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All 6 Missouri Republicans in House vote against Trump's hurricane relief, debt ceiling deal

All 6 Missouri Republicans in House vote against Trump's hurricane relief, debt ceiling deal


WASHINGTON • All six Missouri Republicans in the U.S. House voted no on a deal cut by President Donald Trump and congressional Democrats to provide aid to hurricane victims while raising the debt limit.

Missouri was the only state with multiple House members in which all the Republicans House members in the delegation voted no.

The measure passed Friday morning in a 316-90 vote, with all of the dissenting votes coming from Republicans. GOP leaders in both the House and Senate had urged passage, even after Trump surprised them earlier this week by agreeing with Democrats on a bill that will force another vote on the debt limit in December.

The Senate passed the bill by a vote of 80-17 on Thursday.

All four senators from the St. Louis region voted for the measure, as did Reps. Mike Bost, R-Murphysboro; Rodney Davis, R-Taylorville; and John Shimkus, R-Collinsville.

So did Reps. William Lacy Clay, D-St. Louis, and Emanuel Cleaver, D-Kansas City.

Bost and Davis, along with Rep. Ann Wagner, R-Ballwin, have been targeted by national Democrats as among the 80 seats they hope to win in 2018 to take control of the House.

The vote exposed a deep rift in the Republican caucuses in the House and Senate. All 17 Senate “no” votes were Republicans.

Many GOP members in Congress attacked the agreement on both policy and political grounds. On the latter point, some Republicans chafed at Democrats’ taking credit for forcing Trump to take a deal that was originally resisted by the GOP leadership and would force them to make two politically unpalatable votes on raising the debt ceiling — a toxic symbol among conservatives — over a span of three months.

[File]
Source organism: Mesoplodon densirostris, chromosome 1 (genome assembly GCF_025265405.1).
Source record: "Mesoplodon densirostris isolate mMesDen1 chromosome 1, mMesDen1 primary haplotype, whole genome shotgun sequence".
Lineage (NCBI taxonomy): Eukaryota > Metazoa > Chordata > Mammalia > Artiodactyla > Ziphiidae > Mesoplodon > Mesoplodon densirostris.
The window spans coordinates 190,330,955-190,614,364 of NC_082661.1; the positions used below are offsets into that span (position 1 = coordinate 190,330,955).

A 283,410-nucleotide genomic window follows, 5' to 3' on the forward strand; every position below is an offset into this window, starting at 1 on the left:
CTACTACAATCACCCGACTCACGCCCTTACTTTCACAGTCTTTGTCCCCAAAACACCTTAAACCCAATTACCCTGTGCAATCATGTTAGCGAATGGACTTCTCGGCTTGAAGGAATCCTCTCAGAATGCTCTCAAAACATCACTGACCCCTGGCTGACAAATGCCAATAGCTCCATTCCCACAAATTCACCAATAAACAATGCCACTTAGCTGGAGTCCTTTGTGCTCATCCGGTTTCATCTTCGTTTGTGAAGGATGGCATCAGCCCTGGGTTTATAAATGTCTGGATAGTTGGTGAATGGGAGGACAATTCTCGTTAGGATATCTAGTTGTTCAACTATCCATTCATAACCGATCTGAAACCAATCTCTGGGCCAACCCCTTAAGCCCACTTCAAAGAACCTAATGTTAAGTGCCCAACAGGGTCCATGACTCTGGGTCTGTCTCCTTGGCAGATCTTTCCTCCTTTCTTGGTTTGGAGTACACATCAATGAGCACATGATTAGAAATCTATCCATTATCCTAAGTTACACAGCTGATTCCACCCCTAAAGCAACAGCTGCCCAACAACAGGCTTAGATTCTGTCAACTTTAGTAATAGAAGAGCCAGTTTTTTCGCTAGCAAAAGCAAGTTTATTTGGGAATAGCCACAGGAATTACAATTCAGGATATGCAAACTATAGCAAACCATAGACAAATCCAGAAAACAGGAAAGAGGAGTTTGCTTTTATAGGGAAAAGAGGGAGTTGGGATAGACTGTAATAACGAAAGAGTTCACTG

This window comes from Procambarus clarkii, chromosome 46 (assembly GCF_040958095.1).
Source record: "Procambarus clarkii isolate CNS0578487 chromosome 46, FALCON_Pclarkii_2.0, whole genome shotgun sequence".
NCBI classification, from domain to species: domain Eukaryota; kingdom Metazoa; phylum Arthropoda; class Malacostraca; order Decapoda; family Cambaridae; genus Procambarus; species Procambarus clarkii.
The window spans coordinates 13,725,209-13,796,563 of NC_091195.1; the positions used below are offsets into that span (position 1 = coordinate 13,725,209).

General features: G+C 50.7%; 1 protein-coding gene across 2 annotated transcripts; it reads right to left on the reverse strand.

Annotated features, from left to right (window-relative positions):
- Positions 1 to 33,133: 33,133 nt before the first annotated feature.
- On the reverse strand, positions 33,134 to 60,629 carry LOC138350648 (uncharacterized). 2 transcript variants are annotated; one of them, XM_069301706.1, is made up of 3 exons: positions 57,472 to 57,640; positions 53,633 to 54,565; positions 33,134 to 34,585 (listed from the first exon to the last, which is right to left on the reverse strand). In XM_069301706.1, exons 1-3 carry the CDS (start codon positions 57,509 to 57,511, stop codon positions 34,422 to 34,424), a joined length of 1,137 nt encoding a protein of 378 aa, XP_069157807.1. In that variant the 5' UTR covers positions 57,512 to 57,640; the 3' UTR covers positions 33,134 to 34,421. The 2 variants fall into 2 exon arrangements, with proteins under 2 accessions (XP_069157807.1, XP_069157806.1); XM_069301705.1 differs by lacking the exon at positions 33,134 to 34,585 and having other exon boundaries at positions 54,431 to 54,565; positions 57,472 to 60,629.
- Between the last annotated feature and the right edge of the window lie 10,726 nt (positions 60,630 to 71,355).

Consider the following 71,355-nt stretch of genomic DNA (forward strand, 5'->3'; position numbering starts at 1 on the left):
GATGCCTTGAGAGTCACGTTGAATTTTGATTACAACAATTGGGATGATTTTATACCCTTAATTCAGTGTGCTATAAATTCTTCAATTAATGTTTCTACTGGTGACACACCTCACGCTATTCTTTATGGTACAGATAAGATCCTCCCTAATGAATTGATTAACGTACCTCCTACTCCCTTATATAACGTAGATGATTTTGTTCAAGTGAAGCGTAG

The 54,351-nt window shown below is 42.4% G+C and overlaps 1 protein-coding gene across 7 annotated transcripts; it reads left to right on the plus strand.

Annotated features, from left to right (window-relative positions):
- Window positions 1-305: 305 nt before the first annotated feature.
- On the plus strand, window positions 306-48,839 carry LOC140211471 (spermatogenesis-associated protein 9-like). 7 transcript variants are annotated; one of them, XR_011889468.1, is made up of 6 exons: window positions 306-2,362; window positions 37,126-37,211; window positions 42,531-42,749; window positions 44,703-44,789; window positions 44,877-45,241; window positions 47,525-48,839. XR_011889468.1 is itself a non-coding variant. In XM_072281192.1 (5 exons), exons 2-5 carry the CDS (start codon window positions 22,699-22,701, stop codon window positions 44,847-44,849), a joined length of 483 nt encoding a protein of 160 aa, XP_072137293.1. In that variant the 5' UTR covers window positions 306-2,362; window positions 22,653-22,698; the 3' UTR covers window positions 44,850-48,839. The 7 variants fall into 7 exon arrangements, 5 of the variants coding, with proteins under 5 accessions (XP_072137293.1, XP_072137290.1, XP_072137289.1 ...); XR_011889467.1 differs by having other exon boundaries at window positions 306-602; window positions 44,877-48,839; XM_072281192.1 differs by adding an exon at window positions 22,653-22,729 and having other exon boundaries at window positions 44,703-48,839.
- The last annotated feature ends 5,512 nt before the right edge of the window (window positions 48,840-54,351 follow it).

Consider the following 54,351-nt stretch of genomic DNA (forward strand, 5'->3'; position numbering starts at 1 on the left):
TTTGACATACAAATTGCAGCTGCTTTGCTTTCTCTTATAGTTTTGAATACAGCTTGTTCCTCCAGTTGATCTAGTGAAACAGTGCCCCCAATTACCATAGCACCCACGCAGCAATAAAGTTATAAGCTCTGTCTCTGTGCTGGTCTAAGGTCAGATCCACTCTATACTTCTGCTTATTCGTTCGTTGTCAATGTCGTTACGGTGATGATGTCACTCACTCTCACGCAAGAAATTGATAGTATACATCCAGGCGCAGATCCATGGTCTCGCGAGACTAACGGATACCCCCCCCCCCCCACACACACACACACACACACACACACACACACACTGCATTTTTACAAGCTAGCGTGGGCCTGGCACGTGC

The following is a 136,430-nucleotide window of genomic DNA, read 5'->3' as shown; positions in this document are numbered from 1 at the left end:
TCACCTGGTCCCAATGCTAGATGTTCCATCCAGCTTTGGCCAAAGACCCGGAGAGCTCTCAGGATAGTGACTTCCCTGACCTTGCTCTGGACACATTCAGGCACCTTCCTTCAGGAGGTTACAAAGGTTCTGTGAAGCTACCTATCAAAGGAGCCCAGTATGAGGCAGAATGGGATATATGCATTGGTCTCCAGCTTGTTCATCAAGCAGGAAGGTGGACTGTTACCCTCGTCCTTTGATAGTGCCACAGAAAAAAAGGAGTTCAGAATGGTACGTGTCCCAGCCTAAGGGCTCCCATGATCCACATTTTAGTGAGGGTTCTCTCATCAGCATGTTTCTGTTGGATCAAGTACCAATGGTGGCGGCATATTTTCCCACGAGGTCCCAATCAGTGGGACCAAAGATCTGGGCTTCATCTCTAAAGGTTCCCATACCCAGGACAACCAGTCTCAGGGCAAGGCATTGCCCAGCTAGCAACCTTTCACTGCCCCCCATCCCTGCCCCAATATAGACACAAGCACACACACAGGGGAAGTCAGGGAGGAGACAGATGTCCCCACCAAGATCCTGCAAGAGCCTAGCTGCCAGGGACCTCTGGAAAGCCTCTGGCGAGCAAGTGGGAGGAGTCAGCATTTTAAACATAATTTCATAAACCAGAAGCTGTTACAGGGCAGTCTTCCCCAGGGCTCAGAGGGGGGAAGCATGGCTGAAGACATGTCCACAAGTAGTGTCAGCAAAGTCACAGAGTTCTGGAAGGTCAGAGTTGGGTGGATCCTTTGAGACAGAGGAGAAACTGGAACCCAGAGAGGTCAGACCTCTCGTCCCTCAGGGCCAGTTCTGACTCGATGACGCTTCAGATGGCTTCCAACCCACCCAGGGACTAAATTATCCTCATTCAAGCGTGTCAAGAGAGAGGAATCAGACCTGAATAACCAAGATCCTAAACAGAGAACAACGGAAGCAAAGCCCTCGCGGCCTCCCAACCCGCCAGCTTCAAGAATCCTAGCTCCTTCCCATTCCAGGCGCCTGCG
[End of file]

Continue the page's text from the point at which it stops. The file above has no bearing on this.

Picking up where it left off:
Wagner issued a statement shortly after the vote, saying: “I promised the people of St. Charles, Jefferson, and St. Louis counties that I would go to Washington to cut up the government’s credit card and put a stop to wasteful federal government spending.

“What Congress voted on today did neither,” she said. “Tying reckless spending policy to desperately needed emergency disaster relief sums up what people, myself included, hate about Washington politics.”

Blunt said he supported the measure as a way to temporarily avoid a government shutdown fight and help Congress address tax reform and other big-ticket items this fall.

The other Missouri Republicans voting no were Reps. Blaine Luetkemeyer, R-St. Elizabeth; Vicky Hartzler, R-Harrisonville; Jason Smith, R-Salem; Sam Graves, R-Tarkio; and Billy Long, R-Springfield.

Luetkemeyer said he voted no because “we must change the status quo in Washington.”

“In order to do that, we have to finally take on the tough issues we face as a nation,” he said. “Earlier this week I was proud to vote for a bill to provide emergency funding to Hurricane Harvey victims. That bill overwhelming passed the House 419-3 and should have been passed through the Senate in a matter of hours. Instead, it was filled with a number of non-related items including a raise of the debt limit without any attempt to curb future spending and another short term budget extension, once again allowing Congress to avoid making difficult decisions.”

Missouri Democrats criticized the votes.

“Of all the possible things they could have broken with President Trump on, it’s disappointing that Missouri’s Republican officeholders in the U.S. House voted against much-needed Hurricane relief for Houston,” Stephen Webber, the chair of the state Democratic Party, said.

By voting to raise the debt limit, Congress is not authorizing new spending, but simply making sure the government can borrow the money to cover the spending decisions it has already made.

But the $20 trillion debt level Luetkemeyer mentioned is symbolic because Congress has now pushed the debt to levels that some, such as the Peter G. Peterson Foundation, say would produce dire economic consequences if the federal government continues its run of deficit spending.

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Chuck Raasch is a reporter for the St. Louis Post-Dispatch.

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